Which candidates have most to gain — or lose — in first GOP presidential debate?

Presidential debates can be make-or-break for White House hopefuls , and Wednesday night's Republican primary showdown in Milwaukee is no different.

Much is at stake for the candidates, who each are looking for a breakout moment that will help them chip away at former President Donald Trump's commanding lead in primary polls.

Florida Gov. Ron DeSantis told Fox News Digital that he'll be ready on Wednesday night.

"We’ll be ready to do what we need to do to deliver our message, but we absolutely expect that, and we’ll be ready for it," DeSantis said in an interview this past weekend.

As the runner-up to Trump in most 2024 polls, DeSantis expects to be the number one target of his rivals on a debate stage that won't feature Trump, who snubbed the event.

Asked whether his debate strategy includes punching back at rivals on the stage, DeSantis answered, "Yes, that means defending ourselves, but more importantly, showing why we are the leader to get this country turned around."

The Florida governor is trying to change the narrative after a series of setbacks in the past two months, which triggered weeks of negative stories that spotlighted his campaign’s overspending, staff layoffs, change of leadership and other issues.

But he's not the only one with a lot to gain, or lose.

Former Vice President Mike Pence , a veteran of two vice presidential general election debates, has been preparing for the first showdown by taking part in mock debates. An adviser who is assisting with those and who asked to remain anonymous in order to speak more freely said Pence "will be very well-prepared."

Pence, by upholding his constitutional duties and overseeing congressional certification of President Biden's 2020 Electoral College victory over Trump on Jan. 6, 2021, amid the assault on the U.S. Capitol, has endured the wrath of the former president and plenty of Trump’s most devout loyalists and supporters.

The debate, which is expected to draw millions of TV and online viewers, gives Pence a chance to defend his actions and contrast his positions on other issues with the other GOP contenders.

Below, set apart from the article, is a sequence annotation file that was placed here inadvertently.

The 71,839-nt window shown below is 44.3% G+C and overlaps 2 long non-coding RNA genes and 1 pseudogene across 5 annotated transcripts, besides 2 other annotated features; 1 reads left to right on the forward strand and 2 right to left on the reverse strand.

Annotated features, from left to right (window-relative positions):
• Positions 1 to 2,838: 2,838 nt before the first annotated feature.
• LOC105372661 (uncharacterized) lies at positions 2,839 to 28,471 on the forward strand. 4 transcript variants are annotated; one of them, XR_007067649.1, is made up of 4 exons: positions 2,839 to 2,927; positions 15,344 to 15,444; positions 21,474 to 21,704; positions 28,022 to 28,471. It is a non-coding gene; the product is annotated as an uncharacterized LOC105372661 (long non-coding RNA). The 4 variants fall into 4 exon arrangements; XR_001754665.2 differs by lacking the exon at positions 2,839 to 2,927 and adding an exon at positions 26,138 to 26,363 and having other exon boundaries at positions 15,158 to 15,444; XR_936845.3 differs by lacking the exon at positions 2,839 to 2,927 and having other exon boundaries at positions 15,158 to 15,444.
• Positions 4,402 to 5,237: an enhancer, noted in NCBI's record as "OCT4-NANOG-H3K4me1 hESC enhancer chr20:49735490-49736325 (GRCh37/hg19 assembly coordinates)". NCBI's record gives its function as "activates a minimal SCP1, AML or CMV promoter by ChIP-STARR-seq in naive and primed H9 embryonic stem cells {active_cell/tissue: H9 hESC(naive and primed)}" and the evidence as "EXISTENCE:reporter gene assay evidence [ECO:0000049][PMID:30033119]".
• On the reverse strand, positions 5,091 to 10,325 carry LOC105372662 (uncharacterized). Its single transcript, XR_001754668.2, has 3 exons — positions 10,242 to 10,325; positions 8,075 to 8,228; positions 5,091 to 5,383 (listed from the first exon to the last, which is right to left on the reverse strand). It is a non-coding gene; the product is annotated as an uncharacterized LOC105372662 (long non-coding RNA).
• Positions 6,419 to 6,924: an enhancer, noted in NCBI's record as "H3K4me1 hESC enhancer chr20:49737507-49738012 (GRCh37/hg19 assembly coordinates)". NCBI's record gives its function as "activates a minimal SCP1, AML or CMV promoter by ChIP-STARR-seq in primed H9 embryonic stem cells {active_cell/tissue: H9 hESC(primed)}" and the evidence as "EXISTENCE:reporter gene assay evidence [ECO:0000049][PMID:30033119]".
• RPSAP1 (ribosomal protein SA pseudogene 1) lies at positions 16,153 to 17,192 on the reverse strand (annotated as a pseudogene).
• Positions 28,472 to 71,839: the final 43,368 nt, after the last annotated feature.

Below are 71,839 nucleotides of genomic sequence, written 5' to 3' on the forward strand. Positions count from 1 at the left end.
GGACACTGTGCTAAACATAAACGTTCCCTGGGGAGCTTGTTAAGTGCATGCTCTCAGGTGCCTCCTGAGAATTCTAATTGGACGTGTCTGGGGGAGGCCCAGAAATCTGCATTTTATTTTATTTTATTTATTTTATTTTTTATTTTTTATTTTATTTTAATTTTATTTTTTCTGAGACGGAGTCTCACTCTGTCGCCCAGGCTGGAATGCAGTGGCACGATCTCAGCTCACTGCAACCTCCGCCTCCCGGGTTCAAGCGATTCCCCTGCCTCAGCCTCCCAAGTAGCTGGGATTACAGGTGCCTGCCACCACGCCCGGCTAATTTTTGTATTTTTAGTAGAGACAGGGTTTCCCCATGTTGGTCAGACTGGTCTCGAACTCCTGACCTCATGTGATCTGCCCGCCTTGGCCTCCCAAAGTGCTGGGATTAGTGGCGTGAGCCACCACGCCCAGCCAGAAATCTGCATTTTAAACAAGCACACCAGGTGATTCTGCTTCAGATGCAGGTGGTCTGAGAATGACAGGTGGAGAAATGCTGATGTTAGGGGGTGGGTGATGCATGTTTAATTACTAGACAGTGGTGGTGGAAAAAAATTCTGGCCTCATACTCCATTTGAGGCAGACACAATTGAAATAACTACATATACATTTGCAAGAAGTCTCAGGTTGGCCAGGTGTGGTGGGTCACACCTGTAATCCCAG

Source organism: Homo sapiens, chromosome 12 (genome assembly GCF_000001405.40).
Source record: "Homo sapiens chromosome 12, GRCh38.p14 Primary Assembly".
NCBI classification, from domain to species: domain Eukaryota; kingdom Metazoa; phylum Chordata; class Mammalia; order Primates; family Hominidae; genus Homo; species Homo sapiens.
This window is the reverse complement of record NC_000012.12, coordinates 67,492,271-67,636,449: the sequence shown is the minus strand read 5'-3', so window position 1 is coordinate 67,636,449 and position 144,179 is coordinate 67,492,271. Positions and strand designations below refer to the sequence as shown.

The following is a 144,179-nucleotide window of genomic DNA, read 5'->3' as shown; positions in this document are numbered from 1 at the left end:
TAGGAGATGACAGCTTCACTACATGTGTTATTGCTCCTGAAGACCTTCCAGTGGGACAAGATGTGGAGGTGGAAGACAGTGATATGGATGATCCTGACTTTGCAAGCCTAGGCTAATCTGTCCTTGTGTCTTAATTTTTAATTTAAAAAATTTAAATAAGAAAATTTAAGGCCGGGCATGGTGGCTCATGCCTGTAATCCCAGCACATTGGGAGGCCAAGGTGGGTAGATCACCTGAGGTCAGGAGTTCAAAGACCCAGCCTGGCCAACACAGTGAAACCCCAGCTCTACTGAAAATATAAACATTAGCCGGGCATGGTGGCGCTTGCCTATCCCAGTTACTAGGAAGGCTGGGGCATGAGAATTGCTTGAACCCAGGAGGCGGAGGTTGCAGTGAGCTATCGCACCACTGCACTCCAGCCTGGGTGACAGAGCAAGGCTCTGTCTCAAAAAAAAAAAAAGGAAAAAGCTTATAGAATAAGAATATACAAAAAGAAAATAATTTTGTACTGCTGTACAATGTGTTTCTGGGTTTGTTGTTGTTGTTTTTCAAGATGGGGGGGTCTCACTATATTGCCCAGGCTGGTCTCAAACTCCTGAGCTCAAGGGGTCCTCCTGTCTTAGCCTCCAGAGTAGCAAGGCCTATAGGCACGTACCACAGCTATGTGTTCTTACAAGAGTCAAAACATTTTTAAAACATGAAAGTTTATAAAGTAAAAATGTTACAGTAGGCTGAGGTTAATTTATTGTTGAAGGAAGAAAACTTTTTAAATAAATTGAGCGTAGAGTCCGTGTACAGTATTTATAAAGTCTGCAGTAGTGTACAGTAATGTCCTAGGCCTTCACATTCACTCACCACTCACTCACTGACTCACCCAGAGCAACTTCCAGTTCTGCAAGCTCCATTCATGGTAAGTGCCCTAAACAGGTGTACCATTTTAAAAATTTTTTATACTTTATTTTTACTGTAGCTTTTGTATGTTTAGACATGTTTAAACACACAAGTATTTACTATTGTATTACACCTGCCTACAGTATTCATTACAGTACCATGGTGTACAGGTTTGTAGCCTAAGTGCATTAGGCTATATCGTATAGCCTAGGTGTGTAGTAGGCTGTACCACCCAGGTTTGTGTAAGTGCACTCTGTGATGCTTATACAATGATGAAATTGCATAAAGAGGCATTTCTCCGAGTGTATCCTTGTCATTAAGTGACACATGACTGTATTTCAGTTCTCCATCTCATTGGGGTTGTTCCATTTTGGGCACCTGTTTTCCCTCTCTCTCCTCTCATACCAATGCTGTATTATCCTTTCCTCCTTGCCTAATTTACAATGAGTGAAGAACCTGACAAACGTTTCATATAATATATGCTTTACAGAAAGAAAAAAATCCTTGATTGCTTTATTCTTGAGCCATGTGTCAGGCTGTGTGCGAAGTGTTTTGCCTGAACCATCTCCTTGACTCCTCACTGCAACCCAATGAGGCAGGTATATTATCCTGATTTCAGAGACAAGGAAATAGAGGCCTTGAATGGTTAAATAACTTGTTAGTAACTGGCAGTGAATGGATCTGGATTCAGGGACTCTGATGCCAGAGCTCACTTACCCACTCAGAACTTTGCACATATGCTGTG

"We’re ready," Pence senior adviser Marc Short said in a statement. "We’ve been waiting for this for a while."

Those rivals include South Carolina Sen. Tim Scott, whose campaign says they've brought in people with "deep experience with past campaigns" to help him prepare.

"Tim Scott will share his positive, conservative message on the debate stage in Milwaukee," Scott's campaign told Fox News. "This debate is another opportunity to connect with millions of voters across the country and show why Tim has faith in America and why he is the strongest candidate to beat Joe Biden."

Meanwhile, former New Jersey Gov. Chris Christie – who ran for the 2016 GOP presidential nomination – will be the only candidate on the stage with presidential primary debate experience.

"I'm incredibly relaxed. I've been there before," Christie told reporters this past weekend. "I'll be the only one on that stage that's ever done it before. So, hell, if I'm nervous, they should all be petrified."

Former U.N. ambassador and former South Carolina Gov. Nikki Haley has been a staple on the campaign trail in the crucial early voting states of Iowa and New Hampshire as well as her home state of South Carolina since launching her presidential campaign in February. She says that experience has helped her prepare for the debate.

"We have done dozens of town halls in Iowa, New Hampshire and South Carolina. We let them ask every question. That’s the best debate prep you can possibly get. So, we’re going to go up on that stage and have a good time," Haley said in a recent Fox News Digital interview.

But one candidate who isn't sweating too much is political newcomer Vivek Ramaswamy.

In a Fox News Digital interview last week, Ramaswamy said that "one of the things I’m focused on is not being overly prepared."

Ramaswamy’s campaign told Fox News that the candidate has been cramming in a lot of foreign policy briefings and spars with staff during flights to prepare himself for the initial showdown. But they added that Ramaswamy was not partaking in any mock debates. And on Monday, he said he was getting ready for the debate by playing tennis – shirtless – for a couple of hours.

Former Arkansas Gov. Asa Hutchinson and North Dakota Gov. Doug Burgum are hoping a standout performance in Milwaukee will boost their national name recognition and spark life for their so-far fledgling campaigns.

However, it's unclear if Burgum will be able to attend the debate after being hospitalized Tuesday for an injury he suffered while playing basketball with his staff.

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